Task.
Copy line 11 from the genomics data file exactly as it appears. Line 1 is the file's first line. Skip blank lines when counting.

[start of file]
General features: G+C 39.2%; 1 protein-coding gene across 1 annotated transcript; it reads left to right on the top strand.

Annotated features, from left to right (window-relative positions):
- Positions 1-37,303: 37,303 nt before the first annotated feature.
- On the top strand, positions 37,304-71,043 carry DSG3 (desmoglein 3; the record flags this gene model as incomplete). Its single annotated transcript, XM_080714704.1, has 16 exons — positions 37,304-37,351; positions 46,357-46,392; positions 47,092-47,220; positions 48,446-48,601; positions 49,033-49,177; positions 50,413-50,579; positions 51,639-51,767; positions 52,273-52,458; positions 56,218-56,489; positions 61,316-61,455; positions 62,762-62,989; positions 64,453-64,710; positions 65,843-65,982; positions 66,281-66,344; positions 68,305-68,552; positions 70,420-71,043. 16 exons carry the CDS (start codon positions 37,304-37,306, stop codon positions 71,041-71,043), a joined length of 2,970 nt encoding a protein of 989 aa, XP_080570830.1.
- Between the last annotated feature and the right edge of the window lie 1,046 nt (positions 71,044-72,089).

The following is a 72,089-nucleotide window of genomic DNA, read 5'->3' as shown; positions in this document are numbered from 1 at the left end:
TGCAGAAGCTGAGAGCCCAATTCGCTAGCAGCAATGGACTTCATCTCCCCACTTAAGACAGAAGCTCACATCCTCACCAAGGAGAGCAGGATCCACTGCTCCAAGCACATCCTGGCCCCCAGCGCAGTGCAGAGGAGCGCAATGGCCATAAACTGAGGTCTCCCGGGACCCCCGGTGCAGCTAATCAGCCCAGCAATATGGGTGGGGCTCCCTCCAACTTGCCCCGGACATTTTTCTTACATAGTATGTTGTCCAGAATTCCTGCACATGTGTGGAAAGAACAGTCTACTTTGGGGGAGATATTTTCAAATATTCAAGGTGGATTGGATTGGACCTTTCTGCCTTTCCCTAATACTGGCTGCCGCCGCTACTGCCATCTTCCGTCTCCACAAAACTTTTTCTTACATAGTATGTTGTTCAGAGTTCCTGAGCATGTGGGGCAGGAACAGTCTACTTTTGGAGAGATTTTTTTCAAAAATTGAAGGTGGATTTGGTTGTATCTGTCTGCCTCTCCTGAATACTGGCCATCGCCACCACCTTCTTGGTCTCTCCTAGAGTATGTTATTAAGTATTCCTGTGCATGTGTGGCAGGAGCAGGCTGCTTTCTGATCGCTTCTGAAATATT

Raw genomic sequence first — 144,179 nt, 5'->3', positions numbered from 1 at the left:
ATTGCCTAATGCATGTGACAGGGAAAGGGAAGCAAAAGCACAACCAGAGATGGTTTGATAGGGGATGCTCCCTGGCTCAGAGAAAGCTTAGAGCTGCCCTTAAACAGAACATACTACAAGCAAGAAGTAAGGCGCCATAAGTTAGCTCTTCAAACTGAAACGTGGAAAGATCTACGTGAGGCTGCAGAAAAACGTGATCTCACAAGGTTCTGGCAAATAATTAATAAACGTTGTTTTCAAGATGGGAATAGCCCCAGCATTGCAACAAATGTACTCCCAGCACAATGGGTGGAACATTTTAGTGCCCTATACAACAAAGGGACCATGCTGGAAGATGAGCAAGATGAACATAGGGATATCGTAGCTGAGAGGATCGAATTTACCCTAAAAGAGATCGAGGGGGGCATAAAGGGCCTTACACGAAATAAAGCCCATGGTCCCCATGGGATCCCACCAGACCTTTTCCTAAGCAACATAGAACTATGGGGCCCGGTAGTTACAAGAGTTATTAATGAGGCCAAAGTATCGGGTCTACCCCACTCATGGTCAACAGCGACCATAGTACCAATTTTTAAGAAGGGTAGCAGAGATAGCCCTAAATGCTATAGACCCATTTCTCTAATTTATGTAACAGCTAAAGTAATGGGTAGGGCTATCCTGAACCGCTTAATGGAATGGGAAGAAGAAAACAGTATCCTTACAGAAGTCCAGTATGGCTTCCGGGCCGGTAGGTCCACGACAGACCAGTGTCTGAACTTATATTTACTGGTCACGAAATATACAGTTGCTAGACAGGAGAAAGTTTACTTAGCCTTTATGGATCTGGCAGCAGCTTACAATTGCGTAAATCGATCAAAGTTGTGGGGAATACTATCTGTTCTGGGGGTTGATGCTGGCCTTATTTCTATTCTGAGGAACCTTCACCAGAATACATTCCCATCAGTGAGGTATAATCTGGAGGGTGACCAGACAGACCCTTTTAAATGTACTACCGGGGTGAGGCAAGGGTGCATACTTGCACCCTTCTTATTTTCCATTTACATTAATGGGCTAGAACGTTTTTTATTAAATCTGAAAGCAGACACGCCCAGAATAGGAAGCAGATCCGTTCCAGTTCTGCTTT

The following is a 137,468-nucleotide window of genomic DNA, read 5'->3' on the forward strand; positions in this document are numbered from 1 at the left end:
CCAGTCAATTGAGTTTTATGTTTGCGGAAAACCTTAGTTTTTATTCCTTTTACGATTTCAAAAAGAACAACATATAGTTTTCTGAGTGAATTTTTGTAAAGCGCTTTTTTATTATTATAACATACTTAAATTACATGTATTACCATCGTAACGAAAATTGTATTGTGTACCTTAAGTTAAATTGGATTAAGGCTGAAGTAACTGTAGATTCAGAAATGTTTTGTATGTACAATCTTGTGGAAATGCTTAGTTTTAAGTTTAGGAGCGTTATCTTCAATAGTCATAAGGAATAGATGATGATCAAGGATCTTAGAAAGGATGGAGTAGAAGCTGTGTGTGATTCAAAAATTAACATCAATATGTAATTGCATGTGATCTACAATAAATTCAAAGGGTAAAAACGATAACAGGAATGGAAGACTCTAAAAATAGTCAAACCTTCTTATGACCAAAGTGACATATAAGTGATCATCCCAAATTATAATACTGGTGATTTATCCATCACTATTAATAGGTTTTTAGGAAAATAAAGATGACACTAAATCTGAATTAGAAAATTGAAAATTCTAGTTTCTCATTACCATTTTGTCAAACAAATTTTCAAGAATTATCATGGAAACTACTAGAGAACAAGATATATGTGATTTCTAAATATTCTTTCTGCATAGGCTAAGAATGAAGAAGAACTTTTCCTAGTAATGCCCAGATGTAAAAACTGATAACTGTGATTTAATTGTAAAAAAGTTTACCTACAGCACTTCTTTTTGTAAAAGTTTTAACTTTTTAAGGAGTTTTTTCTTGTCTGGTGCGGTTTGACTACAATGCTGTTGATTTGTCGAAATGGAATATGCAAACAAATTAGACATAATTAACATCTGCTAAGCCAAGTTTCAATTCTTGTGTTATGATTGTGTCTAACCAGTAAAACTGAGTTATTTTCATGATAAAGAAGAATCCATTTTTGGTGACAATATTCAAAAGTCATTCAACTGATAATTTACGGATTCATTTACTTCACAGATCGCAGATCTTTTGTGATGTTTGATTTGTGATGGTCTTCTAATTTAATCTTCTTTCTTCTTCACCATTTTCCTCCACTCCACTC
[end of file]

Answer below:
CCAGTCAATTGAGTTTTATGTTTGCGGAAAACCTTAGTTTTTATTCCTTTTACGATTTCAAAAAGAACAACATATAGTTTTCTGAGTGAATTTTTGTAAAGCGCTTTTTTATTATTATAACATACTTAAATTACATGTATTACCATCGTAACGAAAATTGTATTGTGTACCTTAAGTTAAATTGGATTAAGGCTGAAGTAACTGTAGATTCAGAAATGTTTTGTATGTACAATCTTGTGGAAATGCTTAGTTTTAAGTTTAGGAGCGTTATCTTCAATAGTCATAAGGAATAGATGATGATCAAGGATCTTAGAAAGGATGGAGTAGAAGCTGTGTGTGATTCAAAAATTAACATCAATATGTAATTGCATGTGATCTACAATAAATTCAAAGGGTAAAAACGATAACAGGAATGGAAGACTCTAAAAATAGTCAAACCTTCTTATGACCAAAGTGACATATAAGTGATCATCCCAAATTATAATACTGGTGATTTATCCATCACTATTAATAGGTTTTTAGGAAAATAAAGATGACACTAAATCTGAATTAGAAAATTGAAAATTCTAGTTTCTCATTACCATTTTGTCAAACAAATTTTCAAGAATTATCATGGAAACTACTAGAGAACAAGATATATGTGATTTCTAAATATTCTTTCTGCATAGGCTAAGAATGAAGAAGAACTTTTCCTAGTAATGCCCAGATGTAAAAACTGATAACTGTGATTTAATTGTAAAAAAGTTTACCTACAGCACTTCTTTTTGTAAAAGTTTTAACTTTTTAAGGAGTTTTTTCTTGTCTGGTGCGGTTTGACTACAATGCTGTTGATTTGTCGAAATGGAATATGCAAACAAATTAGACATAATTAACATCTGCTAAGCCAAGTTTCAATTCTTGTGTTATGATTGTGTCTAACCAGTAAAACTGAGTTATTTTCATGATAAAGAAGAATCCATTTTTGGTGACAATATTCAAAAGTCATTCAACTGATAATTTACGGATTCATTTACTTCACAGATCGCAGATCTTTTGTGATGTTTGATTTGTGATGGTCTTCTAATTTAATCTTCTTTCTTCTTCACCATTTTCCTCCACTCCACTC